Italian Film Festival 2014 & Sin City: A Dame to Kill For

September 20, 2014
Eva Green in Sin City: A Dame to Kill for (2014)
Eva Green in Sin City: A Dame to Kill for (2014)

Masterpieces are by definition rare, and from what I’ve seen so far, this year’s Lavazza Italian Film Festival has nothing to match Paolo Sorrentino’s The Great Beauty, which launched last year’s festivities. Aside from that significant absence the mix of films is remarkably similar.

Last year we saw Mr. Volare, a feel-good bio-pic of the popular singer, Domenico Modugno. The 2014 Festival kicked off on Thursday with Marina, a feel-good bio-pic of the popular singer, Rocco Granata.

There’s the usual mix of drama and comedy, with this year’s classic feature being Vittorio De Sica’s Marriage Italian Style (1964), featuring the one-and-only Sophia Loren. This bombshell of the past bears little resemblance to current heartthrobs such as Nadir Caselli, who is the festival’s current celebrity guest. Signorina Caselli is pretty, but for an earlier generation Sophia Loren looked as if she were created in a laboratory to test the male sexual response.

The comparison might be extended to cover today’s crop of Italian films, which are slick but not as sexy as their predecessors. This year’s line-up of good-to-middling movies is a pale shadow of the classics that came out of Cinecittà in the 1960s. Sydney Sibilia’s comedy, I Can Quit Whenever I Want takes its lead from Breaking Bad, but puts an entire raft of retrenched professors into the narcotics business. It has a few good scenes, but won’t linger long in the viewer’s memory.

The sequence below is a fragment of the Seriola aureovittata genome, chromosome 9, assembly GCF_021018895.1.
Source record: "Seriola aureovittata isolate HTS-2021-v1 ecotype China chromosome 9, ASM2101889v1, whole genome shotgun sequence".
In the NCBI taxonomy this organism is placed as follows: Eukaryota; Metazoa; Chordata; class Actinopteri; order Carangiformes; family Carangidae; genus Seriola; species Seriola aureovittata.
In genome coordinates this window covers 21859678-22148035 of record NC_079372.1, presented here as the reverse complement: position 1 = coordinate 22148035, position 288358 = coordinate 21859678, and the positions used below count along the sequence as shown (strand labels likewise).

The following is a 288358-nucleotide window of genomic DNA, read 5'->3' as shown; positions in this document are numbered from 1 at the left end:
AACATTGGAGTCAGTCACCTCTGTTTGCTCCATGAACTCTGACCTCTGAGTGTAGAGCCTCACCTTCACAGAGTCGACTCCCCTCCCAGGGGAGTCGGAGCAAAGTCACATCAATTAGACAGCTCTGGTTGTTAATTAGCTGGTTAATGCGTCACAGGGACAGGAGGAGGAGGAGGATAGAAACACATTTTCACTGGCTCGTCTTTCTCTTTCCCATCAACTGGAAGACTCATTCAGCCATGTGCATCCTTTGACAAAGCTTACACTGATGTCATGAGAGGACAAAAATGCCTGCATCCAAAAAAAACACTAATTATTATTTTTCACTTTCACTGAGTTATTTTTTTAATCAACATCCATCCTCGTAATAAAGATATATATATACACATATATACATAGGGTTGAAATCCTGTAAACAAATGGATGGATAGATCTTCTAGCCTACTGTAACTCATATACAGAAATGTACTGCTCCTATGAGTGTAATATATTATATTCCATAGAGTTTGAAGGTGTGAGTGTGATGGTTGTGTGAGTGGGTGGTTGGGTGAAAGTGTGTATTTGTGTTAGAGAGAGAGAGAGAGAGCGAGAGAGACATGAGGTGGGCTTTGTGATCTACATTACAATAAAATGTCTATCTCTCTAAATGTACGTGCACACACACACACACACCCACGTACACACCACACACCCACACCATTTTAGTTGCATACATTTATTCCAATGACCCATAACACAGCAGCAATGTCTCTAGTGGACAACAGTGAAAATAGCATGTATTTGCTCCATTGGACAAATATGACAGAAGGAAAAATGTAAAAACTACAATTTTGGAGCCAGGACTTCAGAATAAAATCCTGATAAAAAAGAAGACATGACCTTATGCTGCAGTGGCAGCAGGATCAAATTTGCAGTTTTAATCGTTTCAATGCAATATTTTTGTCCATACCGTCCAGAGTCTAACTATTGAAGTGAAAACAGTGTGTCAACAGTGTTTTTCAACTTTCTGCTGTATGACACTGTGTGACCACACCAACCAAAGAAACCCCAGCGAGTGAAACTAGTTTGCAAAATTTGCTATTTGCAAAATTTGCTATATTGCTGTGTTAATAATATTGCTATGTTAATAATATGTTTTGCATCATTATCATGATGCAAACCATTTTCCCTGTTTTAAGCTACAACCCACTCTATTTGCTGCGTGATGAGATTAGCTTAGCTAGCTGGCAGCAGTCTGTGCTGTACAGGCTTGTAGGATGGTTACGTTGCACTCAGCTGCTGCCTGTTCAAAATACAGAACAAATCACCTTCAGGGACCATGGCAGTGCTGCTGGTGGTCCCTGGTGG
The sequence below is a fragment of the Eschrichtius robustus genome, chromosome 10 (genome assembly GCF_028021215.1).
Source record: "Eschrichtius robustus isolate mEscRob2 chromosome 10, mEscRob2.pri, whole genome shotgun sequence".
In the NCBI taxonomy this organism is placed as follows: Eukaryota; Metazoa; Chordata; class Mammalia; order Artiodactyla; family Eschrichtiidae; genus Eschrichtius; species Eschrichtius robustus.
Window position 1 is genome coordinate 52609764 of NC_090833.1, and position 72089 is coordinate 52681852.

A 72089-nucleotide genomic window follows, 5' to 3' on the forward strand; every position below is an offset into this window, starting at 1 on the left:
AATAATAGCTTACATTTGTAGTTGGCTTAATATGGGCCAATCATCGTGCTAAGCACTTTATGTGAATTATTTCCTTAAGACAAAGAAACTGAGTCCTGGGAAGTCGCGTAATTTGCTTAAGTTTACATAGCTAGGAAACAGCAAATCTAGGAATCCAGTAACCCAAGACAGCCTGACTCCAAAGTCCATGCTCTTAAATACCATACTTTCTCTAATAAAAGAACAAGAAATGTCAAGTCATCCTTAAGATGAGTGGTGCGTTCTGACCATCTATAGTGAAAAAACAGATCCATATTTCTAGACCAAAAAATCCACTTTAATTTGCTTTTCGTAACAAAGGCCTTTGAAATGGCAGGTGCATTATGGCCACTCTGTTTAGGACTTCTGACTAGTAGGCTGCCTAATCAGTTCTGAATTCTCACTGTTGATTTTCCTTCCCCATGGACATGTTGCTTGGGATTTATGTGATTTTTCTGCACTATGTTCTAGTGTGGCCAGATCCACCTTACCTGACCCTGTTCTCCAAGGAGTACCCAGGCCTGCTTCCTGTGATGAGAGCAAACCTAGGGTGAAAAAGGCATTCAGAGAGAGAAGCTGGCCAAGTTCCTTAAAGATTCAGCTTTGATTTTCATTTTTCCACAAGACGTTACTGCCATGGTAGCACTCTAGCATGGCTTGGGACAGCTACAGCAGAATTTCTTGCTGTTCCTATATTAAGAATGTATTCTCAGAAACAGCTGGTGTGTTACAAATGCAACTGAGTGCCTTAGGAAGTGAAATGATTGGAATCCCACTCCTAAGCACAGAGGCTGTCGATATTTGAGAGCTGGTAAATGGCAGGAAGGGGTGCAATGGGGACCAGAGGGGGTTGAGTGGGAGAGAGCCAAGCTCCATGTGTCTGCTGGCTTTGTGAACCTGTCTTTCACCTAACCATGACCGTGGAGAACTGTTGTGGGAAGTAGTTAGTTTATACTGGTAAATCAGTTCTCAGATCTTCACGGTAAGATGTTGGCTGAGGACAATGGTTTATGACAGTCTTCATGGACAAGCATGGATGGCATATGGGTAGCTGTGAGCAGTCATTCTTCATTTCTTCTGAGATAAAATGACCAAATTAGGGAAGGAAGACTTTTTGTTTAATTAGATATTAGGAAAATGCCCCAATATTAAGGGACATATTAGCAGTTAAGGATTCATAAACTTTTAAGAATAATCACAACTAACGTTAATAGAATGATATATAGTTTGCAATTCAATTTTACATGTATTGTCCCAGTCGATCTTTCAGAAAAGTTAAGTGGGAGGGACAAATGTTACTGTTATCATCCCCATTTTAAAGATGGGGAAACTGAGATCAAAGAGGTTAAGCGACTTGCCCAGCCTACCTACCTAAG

Those Happy Years, directed by Daniele Luchetti, is a drama about a self-indulgent, philandering artist, with the story being narrated by his son. It’s a bittersweet if slightly flimsy film, worth watching for its deadpan parody of a hero of the avant-garde who takes his career more seriously than his family. It confirms that artists can be sensitive people, except where other human beings are concerned.

Song of Napoli introduces us to a nerdy cop with a degree in music who is sent on an undercover mission to trap a Camorra killer. The movie is chiefly notable for the number of genres it manages to squeeze under one umbrella: being a comedy, a cop film, a musical, and a romance. It also has moments of genuine suspense, although one knows instinctively that nothing really bad will be allowed to happen.

The problem with Italian cinema is that the high points have been so stratospheric it’s hard to be satisfied with a crop of average movies. Something similar might be said about Sin City 2: A Dame to Kill For, which has attracted a barrage of sour, disappointed reviews. Critics who profess admiration for the first Sin City film, of 2005, are now heaping scorn on directors Frank Miller and Robert Rodriguez for delivering more of the same.

I can’t join the chorus of disapproval. I thought the first Sin City was sensational, and wasn’t let down by the sequel, which is every bit as stylish. The only obvious failure was the use of 3D, which adds almost nothing to the experience apart from the discomfort of a pair of tacky glasses.